Compared to other racers that are available for the Game Boy Advance, Need for Speed Carbon holds its own. It's a solid, albeit unremarkable auto romp that gives you plenty of cars, parts, and courses to fiddle with. However, when you compare the GBA version of Carbon to the console versions, or even the DS version, you can't help but feel as though you're getting the short end of the stick. It's not just that many features from the console versions were either scaled back in the GBA version or left out altogether. Somewhere along the line, they just forgot to give the GBA game the same amount of attitude that the other versions have.
http://image.com.com/gamespot/images/2006/313/reviews/933685_20061110_embed002.jpgYou can set up your wingman to attack your opponents or get in front of you to provide a slipstream draft behind them.
Taken on its own merits, the GBA rendition of Carbon comes across as a decent arcade-style racer. Your assigned goal is to take over the six turf areas situated throughout the city, which you accomplish by beating the different thugs in various race events. Races involve two opponents and your wingman, but you also have to watch out for commuter vehicles that can send your car flying if you run into them. Every time you win a race, you'll earn money that you can use to buy new cars or upgrade the ones you already have. The physics and handling are loosely based on reality, but they're also reasonably forgiving, to the extent that a few scrapes with a wall won't slow you down much. Your worst enemy is the relentless CPU, or, more to the point, the rubber band artificial intelligence that always keeps at least one opponent right on your tail. To combat the CPU, you can set up your wingman so that he or she will act as a blocker or a drafter during the race. A blocker will try to sideswipe the nearest CPU car, while a drafter will get in front of you and refill your nitrous tank. In theory it's nice to have a choice, but for some crazy reason the nitrous doesn't actually do anything meaningful, which means you'll just end up choosing a blocker for every race.
The robotic, overly predictable AI and the broken nitrous feature aren't major issues in one respect, but, in another respect, they do eliminate much of the liveliness that makes the other versions of Carbon so engaging. In the console and DS versions, you'll frequently send opponents into the wall or find them smacking into your bumper. And if they get too far ahead, you can kick in the nitrous and actually catch up. On the GBA, your blocker can slow down a CPU vehicle, but your own swipes will hardly do anything. They're always right on your tail following their preset racing line. Nitro is useless. All it does is cause everything on the track to move faster. Also, the story isn't as fulfilling on the GBA. Obviously, the system can't handle all of the full-motion video that the console versions have, but it could've managed animated comic book-style scenes similar to those employed in the DS version. Instead, the story in the GBA game is told through plain, static cutaways with dull fonts that exude as much flair as your monthly bank statement.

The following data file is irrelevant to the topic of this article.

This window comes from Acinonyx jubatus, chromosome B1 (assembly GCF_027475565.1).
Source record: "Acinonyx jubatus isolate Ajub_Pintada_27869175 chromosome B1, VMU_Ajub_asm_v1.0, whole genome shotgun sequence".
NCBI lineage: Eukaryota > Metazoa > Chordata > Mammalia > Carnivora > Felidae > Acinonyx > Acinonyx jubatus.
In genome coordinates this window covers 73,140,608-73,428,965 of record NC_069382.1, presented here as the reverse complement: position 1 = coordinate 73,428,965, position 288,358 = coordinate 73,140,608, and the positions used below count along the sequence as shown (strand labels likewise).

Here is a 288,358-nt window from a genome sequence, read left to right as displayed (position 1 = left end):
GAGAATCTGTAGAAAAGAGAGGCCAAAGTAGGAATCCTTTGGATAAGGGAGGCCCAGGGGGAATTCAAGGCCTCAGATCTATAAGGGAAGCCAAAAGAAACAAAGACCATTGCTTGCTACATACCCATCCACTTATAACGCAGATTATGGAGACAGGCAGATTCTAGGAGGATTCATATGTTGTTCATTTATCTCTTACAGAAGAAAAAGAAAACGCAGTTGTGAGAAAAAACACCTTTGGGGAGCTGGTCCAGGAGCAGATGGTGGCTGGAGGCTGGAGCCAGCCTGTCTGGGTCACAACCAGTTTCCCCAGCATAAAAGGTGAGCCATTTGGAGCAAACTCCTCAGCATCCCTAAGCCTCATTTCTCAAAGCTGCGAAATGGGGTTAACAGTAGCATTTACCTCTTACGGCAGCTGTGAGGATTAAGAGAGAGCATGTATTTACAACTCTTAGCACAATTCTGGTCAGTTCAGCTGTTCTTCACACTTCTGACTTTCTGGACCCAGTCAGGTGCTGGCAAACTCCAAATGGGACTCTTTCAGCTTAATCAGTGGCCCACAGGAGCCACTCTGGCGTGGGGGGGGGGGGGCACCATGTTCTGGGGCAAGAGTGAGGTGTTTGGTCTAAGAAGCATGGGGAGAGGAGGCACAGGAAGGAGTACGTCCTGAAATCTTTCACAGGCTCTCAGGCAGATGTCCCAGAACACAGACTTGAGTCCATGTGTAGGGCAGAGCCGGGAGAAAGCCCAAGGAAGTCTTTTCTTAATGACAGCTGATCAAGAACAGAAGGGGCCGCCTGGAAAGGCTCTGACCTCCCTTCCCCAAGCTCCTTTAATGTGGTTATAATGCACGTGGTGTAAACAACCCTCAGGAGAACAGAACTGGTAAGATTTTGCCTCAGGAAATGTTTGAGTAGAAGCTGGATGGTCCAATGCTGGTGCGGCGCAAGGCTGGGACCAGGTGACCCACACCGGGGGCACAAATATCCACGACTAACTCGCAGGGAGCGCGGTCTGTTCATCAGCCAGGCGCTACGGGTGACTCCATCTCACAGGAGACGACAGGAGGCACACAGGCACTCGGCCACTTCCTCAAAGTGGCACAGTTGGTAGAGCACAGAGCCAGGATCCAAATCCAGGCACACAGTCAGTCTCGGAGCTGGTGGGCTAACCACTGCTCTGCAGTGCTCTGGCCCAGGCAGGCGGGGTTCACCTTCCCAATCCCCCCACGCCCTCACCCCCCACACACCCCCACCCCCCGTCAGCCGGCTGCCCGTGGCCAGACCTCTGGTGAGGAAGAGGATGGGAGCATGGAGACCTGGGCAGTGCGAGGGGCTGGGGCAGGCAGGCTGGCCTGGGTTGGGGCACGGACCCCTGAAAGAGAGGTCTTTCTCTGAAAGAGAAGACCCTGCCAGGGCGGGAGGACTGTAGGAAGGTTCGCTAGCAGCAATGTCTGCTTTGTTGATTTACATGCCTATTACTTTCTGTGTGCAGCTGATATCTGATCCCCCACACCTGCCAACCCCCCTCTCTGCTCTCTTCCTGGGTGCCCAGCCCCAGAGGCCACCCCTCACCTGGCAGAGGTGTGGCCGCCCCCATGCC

Some of the other cutbacks are more understandable. Canyon and drift races didn't make it into the GBA game, for example, and they didn't include the "scout" wingman type. Races in the GBA game involve only three competing cars, along with commuter vehicles, likely as a result of the system's lack of overall horsepower. At the same time, the GBA game doesn't offer anywhere near the number of tracks, cars, or upgrade parts that the other versions do. That's not so terrible, though, since the 18 tracks, 66 total events, 15 cars, and 60-plus performance and body parts it does have are more than sufficient compared to what similar games on the GBA have to offer. The cars are all based on real models too, from manufacturers such as Audi, Mazda, and Mitsubishi.
http://image.com.com/gamespot/images/2006/313/reviews/933685_20061110_embed003.jpgLike every Need for Speed game, Carbon lets you trick out your car with dozens of parts, paint jobs, and vinyl decals.
In terms of sights and sounds, Carbon delivers about what we've come to expect from racing games on the GBA. The 3D car models are sharp and detailed. As you turn the corner during a race, you can actually admire the decals and body kits you applied back in the garage. The 3D texture-mapping engine that handles the road and surrounding environment keeps the frame rate moving at a smooth clip, but the low-resolution textures sometimes lead to problems. Specifically, the trees and buildings in the environment can go from crisp to blocky in the blink of an eye, which can make it tough to see what's up ahead. At least they made it so that an arrow appears to warn you when a turn is coming up, so you can watch out for hairpins. As for the audio, there isn't much to say about it. The various engine and skid noises seem appropriate, and the knockoff rock and hip-hop beats fit the atmosphere more often than not.
It's worth stating again that Need for Speed Carbon on the GBA is a decent racing game. If you're looking to collect some cars, dress them up, and race them, you'll probably be satisfied. Just don't expect to find the same fire and attitude that make the other versions of the game so engaging.